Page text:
Emmy Noether: Biography of the Woman Who Revolutionized Physics

Many consider Emmy Noether to be the most important mathematician in history. She was an object of admiration by great scientists of her time , including Albert Einstein. However, Noether had to confront a system and a society unwilling to recognize a woman's accomplishments.
Emmy Noether: Biography of the Woman Who Revolutionized Physics

Last update: 23 February, 2020

Emmy Noether was a genius who went beyond the level of many of her contemporaries but didn’t receive the recognition she deserved. Albert Einstein publicly expressed his admiration for her several times.

Famous physicists Leon M. Lederman and Christopher T. Hill said that her theorem was possibly at the same level as the Pythagoras theorem. For many of her colleagues and other men of science, she had a truly privileged intelligence to let loose on the world. For others, Emmy Noether was simply a woman, which invalidated her claim to any place of prestige.

“Pure mathematics is, in its way, the poetry of logical ideas.”

-Albert Einstein, talking about Emmy Noether-

The works of Emmy Noether changed the panorama of physics and math completely. She is the mother of modern algebra, and some have said she’s the most important mathematician in history.

In spite of that, she had to deal with exclusion and segregation during her entire life. Sometimes, it was because she was a woman; other times, it was because she was a Jew. Perhaps the world wasn’t ready to recognize a woman’s accomplishments. Deep chauvinism and anti-Semitism were still very deeply rooted in her world.

A series of mathematical equations.

Emmy Noether and a family of mathematicians

It wasn’t strange at all for Emmy Noether to opt for a life of math at an early age. She was from a family that had produced notable scientists for at least three generations. However, none of them accomplished what she did.

Emmy Noether was born in Bavaria, Germany, on March 23, 1882. Her father, Max Noether, was a mathematician and a professor. He had suffered from polio at the age of 14. Though he mostly recuperated, he always had problems with one of his legs. Despite the fact that he was a man, he always firmly believed in equality for women.

Emmy’s mother was Amalia Kaufmann, the daughter of prosperous merchants. Like her husband, she possessed a very progressive mentality for her time. Emmy had three brothers, all younger than she. She was myopic and had a speech impediment called sigmatism, similar to a lisp. Despite this, it was clear that she possessed an impressive intelligence from a young age.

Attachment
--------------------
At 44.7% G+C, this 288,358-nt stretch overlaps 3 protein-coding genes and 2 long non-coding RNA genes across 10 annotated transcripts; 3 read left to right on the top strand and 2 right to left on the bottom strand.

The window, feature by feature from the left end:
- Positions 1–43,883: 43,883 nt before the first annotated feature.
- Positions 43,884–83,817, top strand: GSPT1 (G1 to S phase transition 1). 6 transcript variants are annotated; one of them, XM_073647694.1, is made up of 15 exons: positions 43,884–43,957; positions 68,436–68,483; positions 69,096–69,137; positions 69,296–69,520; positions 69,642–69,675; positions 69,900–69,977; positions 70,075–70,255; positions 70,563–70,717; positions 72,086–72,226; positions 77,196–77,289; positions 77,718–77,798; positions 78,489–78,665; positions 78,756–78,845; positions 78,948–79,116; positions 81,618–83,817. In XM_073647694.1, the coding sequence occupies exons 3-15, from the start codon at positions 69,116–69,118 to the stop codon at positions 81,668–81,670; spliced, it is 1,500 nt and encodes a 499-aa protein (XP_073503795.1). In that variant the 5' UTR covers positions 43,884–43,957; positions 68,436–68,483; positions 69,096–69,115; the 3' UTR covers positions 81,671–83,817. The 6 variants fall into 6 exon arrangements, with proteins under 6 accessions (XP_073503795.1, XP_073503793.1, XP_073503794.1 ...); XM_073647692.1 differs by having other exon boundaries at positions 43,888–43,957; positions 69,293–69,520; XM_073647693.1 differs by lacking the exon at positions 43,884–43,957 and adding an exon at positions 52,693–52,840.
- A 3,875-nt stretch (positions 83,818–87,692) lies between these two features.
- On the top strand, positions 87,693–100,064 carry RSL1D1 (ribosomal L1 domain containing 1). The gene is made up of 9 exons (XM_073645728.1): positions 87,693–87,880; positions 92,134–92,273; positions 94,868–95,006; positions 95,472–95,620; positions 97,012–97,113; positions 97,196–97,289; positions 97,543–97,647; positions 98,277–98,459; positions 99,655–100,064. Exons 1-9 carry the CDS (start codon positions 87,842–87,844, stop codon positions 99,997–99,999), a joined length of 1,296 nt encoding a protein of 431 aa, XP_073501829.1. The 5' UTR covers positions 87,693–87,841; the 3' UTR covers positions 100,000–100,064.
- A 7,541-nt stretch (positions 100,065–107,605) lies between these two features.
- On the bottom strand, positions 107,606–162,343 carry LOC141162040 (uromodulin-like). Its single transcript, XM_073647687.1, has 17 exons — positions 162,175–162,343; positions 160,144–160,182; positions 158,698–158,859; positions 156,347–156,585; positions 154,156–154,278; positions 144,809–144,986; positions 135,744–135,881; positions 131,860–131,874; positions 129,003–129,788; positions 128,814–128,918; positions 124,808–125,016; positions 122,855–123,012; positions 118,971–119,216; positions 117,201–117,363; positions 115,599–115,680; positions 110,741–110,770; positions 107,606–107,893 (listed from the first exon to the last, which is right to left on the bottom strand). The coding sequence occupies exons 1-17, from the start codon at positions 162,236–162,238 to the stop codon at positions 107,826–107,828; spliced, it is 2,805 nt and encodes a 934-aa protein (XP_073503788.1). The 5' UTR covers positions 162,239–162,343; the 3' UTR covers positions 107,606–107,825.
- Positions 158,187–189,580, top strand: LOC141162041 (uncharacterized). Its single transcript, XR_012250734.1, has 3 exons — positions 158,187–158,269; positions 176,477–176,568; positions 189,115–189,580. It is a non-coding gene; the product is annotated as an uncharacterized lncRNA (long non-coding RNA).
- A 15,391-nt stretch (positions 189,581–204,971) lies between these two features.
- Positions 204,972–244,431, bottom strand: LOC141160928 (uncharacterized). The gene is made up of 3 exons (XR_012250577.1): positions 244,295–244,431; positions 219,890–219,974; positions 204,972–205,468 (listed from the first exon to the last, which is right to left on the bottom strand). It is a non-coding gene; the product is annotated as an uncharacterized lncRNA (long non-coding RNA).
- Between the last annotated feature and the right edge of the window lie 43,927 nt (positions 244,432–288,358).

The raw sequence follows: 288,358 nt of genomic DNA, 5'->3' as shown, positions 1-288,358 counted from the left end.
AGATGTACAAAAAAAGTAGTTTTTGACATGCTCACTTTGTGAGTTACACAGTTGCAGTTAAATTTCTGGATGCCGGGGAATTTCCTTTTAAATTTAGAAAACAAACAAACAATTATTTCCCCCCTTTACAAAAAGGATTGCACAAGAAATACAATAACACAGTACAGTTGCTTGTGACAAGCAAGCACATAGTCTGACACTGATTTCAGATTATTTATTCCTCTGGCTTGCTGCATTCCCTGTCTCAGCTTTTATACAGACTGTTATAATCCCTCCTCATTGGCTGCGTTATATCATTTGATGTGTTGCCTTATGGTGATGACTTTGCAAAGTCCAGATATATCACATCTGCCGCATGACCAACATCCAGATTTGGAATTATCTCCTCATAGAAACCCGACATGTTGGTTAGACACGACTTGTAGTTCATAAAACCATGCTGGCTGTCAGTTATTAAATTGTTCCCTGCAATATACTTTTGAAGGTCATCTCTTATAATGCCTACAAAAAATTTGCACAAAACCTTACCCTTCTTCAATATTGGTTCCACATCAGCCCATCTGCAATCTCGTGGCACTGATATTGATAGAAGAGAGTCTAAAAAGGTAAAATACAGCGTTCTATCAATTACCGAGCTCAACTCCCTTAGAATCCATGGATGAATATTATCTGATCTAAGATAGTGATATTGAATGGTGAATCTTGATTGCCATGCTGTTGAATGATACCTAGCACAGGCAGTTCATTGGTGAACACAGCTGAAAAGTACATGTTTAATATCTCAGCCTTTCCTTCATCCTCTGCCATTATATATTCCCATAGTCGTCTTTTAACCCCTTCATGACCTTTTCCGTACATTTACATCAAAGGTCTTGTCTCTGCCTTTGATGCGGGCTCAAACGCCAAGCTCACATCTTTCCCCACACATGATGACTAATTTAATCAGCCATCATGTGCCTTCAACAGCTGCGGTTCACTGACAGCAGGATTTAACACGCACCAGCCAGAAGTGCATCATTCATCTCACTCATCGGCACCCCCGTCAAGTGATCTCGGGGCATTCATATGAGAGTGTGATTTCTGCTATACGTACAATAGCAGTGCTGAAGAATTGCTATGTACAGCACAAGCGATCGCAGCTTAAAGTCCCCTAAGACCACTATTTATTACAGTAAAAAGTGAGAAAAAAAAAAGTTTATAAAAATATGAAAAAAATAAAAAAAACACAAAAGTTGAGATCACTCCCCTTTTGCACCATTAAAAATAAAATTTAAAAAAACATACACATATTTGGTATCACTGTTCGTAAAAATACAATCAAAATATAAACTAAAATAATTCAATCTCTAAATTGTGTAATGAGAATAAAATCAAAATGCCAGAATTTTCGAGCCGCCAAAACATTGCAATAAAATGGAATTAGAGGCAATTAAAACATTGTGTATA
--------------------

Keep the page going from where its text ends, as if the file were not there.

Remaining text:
Exclusion from academic life

Emmy Noether received a great education and decided to study modern languages at one point. However, she began attending her father’s classes and decided that her real passion lied something else: mathematics.

The problem for Noether was that, during that time, women weren’t admitted into universities. The possibility of admitting women had been considered, but the discussion ended with a radical supposition: if they allowed women to enter, chaos would reign.

As a result, Emmy Noether had to settle with attending classes simply as an observer, and only when teachers gave her written permission. Despite these restrictions, in 1903, she passed the graduation exam.

Noether continued developing her work. In 1908, she began giving classes at the Institute of Mathematics of the University of Erlangen. The only condition was that she could receive a salary. Thanks to the help of her father, she accepted and stayed there until 1915.

In 1915, famous mathematician David Hilbert invited her to give classes at the University of Göttingen. One of the other professors protested, saying, “What will our soldiers think when they return to university and find themselves asked to learn at the feet of a woman?” Hilbert answered: “I don’t see why the sex of a candidate can be an argument against her admission as a professor. After all, we’re a university, not a bathroom”.

Despite her gifts and passion for mathematics, Noether met an infinity of obstacles. All of these obstacles were because of the leading beliefs about women’s inferiority.

It wasn’t easy to be a woman in a man’s world. In the field of science, the environment was downright violent. Despite this, Noether kept fighting for her real passion: mathematics.

A chalkboard with equations.

Glory and the end

Step by step and year by year, Emmy Noether advanced in her work until she became one of the most important mathematicians in the world. For several years, she had to work without receiving a salary. This went on until 1923, when she became a kind of assistant for Hilbert and finally got paid for working.

With the arrival of Nazi power, Noether was stripped of her post and soon had to take refuge in the United States. In this country, she found an environment much more receptive to her ideas and the value of her work. Although it wasn’t exempt from chauvinism, it was nothing like her birth country.

Although Emmy Noether received several recognitions, it wasn’t until after her death that she was given real distinction. She died on April 14, 1935, in Pennsylvania, Philadelphia. Albert Einstein gave her a touching farewell message. Asteroid 7001 and a crater on the dark side of the moon now have her name.

All cited sources were thoroughly reviewed by our team to ensure their quality, reliability, currency, and validity. The bibliography of this article was considered reliable and of academic or scientific accuracy.

  • Corrales, C. (2004). Matemáticas y matemáticas: vida y obra de Emmy Noether. Matemáticas y matemáticos, 43, 185.

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